Methods Mosquito collections and species identification Entomological surveys took place in five localities of Equatorial Guinea, situated in the Gulf of Guinea, West Africa (Figure 1). In the island of Bioko, situated ca. 200 km from mainland Equatorial Guinea, landing and indoors resting collections were conducted in 2003 in Malabo (3°45'N/8°46'E), capital of the country, and in the village of Sácriba (3°42'N/8°43'E) 9 km away. On the island of Annobón, located in the South hemisphere 670 km away from Bioko and 585 km off mainland Equatorial Guinea, samples were collected by CDC light traps and landing catches in 2004. In the mainland, collections were carried out in 2004 in Bata (1°52'N/9°46'E) and Ngonamanga (2°08'N/9°46'E) 30 km apart, by the same sampling methods. Climatic and ecological data from these sites have been described elsewhere [22].

Mosquitoes were morphologically identified using the identification keys of Gillies & Coetzee [25]. Specimens were kept individually in silica gel filled tubes at 4°C,

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Malaria Journal 2007, 6:137


Sácriba Malabo 100 km

Bioko island (Equatorial Guinea) Ngonamanga 2


Equatorial Guinea

Libreville 0

Gabon Pale, Annobón island (Equatorial Guinea) 6




Figure 1 sites in Equatorial Guinea and Gabon Collection Collection sites in Equatorial Guinea and Gabon.

until DNA extraction was performed according to Collins et al [26]. Species identification within the A. gambiae complex was done by PCR according to Scott et al [27]. Anopheles gambiae s.s. molecular forms were determined as described in Favia et al [28]. Although cytological analysis was not performed, the Forest cytoform of A. gambiae s.s. is likely to be the only one present in these localities [5,22]. An additional sample from Libreville (0°23'N/9°27'E), Gabon, was also included in the analysis. This sample was collected in 2000 and it is composed by S-form A. gambiae s.s. [29].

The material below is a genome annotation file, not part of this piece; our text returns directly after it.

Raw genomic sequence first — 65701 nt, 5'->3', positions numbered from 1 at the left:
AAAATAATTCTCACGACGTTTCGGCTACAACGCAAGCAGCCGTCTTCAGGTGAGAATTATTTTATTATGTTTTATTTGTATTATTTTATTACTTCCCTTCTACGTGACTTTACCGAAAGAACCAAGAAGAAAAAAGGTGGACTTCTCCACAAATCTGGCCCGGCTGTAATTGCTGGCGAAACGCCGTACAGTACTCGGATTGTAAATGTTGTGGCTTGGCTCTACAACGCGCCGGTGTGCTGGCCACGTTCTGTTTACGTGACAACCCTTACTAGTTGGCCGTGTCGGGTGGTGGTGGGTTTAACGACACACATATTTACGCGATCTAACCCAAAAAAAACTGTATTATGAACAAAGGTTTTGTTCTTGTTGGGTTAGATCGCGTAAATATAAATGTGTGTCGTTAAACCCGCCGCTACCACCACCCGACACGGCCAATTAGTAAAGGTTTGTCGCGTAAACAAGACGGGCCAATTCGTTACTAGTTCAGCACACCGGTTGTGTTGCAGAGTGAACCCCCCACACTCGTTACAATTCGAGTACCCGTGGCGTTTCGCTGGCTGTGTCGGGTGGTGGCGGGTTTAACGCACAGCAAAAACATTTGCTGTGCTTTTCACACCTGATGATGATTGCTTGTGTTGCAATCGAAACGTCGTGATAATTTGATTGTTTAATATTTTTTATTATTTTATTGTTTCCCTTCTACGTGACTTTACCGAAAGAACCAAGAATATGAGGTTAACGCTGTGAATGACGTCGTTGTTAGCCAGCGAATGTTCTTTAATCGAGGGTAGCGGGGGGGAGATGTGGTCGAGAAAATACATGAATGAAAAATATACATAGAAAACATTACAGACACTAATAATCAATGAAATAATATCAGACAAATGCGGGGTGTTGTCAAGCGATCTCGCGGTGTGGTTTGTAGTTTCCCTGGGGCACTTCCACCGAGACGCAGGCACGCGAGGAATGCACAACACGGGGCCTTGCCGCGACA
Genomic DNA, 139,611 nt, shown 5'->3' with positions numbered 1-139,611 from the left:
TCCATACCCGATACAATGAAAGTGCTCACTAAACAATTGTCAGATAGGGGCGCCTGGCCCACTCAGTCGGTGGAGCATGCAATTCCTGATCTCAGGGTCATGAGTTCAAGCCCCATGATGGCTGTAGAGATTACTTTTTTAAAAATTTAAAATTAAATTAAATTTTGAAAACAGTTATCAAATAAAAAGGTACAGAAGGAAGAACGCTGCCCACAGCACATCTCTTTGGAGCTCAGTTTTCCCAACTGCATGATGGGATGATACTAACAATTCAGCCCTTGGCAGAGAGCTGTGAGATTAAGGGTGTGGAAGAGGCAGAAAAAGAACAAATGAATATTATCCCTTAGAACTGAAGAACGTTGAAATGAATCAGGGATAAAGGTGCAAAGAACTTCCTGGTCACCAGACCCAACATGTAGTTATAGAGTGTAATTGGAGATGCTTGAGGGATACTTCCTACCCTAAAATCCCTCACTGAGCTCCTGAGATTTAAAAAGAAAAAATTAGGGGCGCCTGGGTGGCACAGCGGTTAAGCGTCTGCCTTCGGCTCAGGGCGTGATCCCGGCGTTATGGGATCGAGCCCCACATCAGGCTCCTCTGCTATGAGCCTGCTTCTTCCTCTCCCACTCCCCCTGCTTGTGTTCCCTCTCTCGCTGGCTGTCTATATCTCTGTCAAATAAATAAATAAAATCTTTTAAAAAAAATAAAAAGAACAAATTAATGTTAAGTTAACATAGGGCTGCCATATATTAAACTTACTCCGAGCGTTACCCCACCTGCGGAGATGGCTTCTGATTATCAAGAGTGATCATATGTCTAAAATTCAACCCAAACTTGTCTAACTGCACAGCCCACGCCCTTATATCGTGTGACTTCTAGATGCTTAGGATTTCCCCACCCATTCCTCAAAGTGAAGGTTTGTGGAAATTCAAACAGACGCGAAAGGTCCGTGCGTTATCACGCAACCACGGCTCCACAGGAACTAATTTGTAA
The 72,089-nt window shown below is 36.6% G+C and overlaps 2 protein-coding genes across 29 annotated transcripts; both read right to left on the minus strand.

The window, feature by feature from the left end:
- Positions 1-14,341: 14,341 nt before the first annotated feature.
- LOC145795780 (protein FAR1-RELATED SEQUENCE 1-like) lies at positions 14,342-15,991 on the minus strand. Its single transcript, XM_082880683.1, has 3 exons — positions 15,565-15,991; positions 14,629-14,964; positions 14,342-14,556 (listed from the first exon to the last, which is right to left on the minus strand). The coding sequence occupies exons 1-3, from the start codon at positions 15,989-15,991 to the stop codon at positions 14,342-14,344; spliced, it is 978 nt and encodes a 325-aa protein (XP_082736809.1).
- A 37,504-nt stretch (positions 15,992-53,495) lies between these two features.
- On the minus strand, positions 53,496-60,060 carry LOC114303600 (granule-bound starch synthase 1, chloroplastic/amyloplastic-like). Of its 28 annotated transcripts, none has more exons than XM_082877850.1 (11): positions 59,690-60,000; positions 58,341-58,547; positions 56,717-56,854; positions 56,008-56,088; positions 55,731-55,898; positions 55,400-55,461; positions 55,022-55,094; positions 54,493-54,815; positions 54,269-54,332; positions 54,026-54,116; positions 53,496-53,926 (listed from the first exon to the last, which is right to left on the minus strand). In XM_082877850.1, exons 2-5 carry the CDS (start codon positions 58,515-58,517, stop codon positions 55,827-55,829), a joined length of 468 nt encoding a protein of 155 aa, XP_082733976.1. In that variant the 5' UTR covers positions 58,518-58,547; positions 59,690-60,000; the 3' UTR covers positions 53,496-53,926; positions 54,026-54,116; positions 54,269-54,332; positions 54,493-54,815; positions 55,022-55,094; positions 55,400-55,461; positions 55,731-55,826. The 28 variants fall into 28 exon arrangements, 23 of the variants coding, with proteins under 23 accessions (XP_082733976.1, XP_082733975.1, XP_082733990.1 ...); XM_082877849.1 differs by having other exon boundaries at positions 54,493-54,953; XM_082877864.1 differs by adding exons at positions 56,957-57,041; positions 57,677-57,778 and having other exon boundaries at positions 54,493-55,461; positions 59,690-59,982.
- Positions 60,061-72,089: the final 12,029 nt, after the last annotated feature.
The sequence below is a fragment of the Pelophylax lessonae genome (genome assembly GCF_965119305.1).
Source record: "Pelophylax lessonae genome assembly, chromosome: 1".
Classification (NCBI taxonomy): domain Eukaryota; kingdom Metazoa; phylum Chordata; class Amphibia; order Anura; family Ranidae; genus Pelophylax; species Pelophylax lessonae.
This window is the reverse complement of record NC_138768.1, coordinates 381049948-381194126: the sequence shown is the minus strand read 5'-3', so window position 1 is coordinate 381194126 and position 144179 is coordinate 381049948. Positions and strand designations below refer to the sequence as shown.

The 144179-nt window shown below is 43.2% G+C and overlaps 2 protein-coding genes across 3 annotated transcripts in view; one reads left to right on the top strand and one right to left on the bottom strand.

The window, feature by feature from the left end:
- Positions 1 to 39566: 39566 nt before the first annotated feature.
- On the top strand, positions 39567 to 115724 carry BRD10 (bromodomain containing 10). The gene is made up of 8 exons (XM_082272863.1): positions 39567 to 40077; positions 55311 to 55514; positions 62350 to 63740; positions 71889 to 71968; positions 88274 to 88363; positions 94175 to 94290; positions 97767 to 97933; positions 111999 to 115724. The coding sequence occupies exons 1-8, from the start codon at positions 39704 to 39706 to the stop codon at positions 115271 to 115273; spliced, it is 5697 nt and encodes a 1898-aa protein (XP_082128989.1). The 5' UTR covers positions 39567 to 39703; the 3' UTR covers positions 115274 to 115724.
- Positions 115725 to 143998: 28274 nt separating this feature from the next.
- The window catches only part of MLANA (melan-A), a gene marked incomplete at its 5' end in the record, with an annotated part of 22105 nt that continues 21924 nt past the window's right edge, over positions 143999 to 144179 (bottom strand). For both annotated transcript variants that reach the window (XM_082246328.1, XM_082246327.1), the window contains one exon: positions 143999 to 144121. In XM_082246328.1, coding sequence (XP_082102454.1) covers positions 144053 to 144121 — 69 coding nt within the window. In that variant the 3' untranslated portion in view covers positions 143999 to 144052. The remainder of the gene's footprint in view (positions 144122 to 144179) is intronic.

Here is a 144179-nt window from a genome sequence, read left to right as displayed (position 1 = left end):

Microsatellite analysis Eleven microsatellite loci [17,30] were genotyped: Ag3H128, Ag3H249, Ag3H119, Ag3H242, Ag3H577, Ag3H555, Ag3H59, Ag3H758, Ag3H88, Ag3H93 and 45C1. Only loci of chromosome 3 were used to avoid possible bias due to selective effects associated with paracentric inversions or reproductive isolation putative regions that are known to occur in chromosomes 2 and X [31,32]. Each locus was amplified by PCR using fluorescently labelled (FAM, NED, or HEX) forward primers [33]. Amplified fragments were separated by capillary electrophoresis in an automatic sequencer (ABI 3730, Applied Biosystems) and sizes scored using the software GeneMarker (SoftGenetics, USA).

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Malaria Journal 2007, 6:137

Data analysis Genetic diversity by locus and sample was characterized by estimates of unbiased expected heterozygosity (He, [34]), and allele richness [35], available in FSTAT v [36]. The latter estimate was used instead of the number of alleles per locus to account for differences in sample sizes. To account for differences in sample size, these estimates were re-calculated using randomly selected subsamples of each locality of size equal to the smallest sample size. Genotypic frequencies were tested against HardyWeinberg Equilibrium (HWE) proportions by exact probability tests performed in GENEPOP v.3.4 [37]. Linkage disequilibrium to confirm independence between loci was tested by exact tests on contingency tables, also available in GENEPOP.

Finally, a Bayesian approach was used to infer the number of clusters (K) in the data set without prior information of the sampling locations, available in STRUCTURE 2 [45]. A model where the allele frequencies were correlated within populations was assumed (λ was set at 1, the default value). The software was run with the option of admixture, allowing for some mixed ancestry within individuals, and α was allowed to vary. Twenty independent runs were done for each value of K (K = 1 to 9), with a burn-in period of 100,000 iterations and 100,000 replications. The method of Evanno et al [46] was used to determine the most likely number of clusters. This approach uses an ad hoc quantity, ∆K, based on the second order rate of change of the likelihood function between successive values of K.

Heterozygosity tests [38] were used to detect deviations from mutation-drift equilibrium (MDE). These tests compare two estimates of expected heterozygosity, one based on allele frequencies (He), assuming Hardy-Weinberg proportions, and another based on the number of alleles and sample size (Heq), assuming MDE. At MDE, both estimates should be similar in the majority of loci analysed (i.e. He=Heq). If a population experiences a bottleneck, rare alleles will be rapidly lost and therefore Heq will decrease faster than He (i.e. He > Heq). This apparent excess of heterozygosity in a significant number of loci is an indicator of a bottleneck, whereas the converse (i.e. He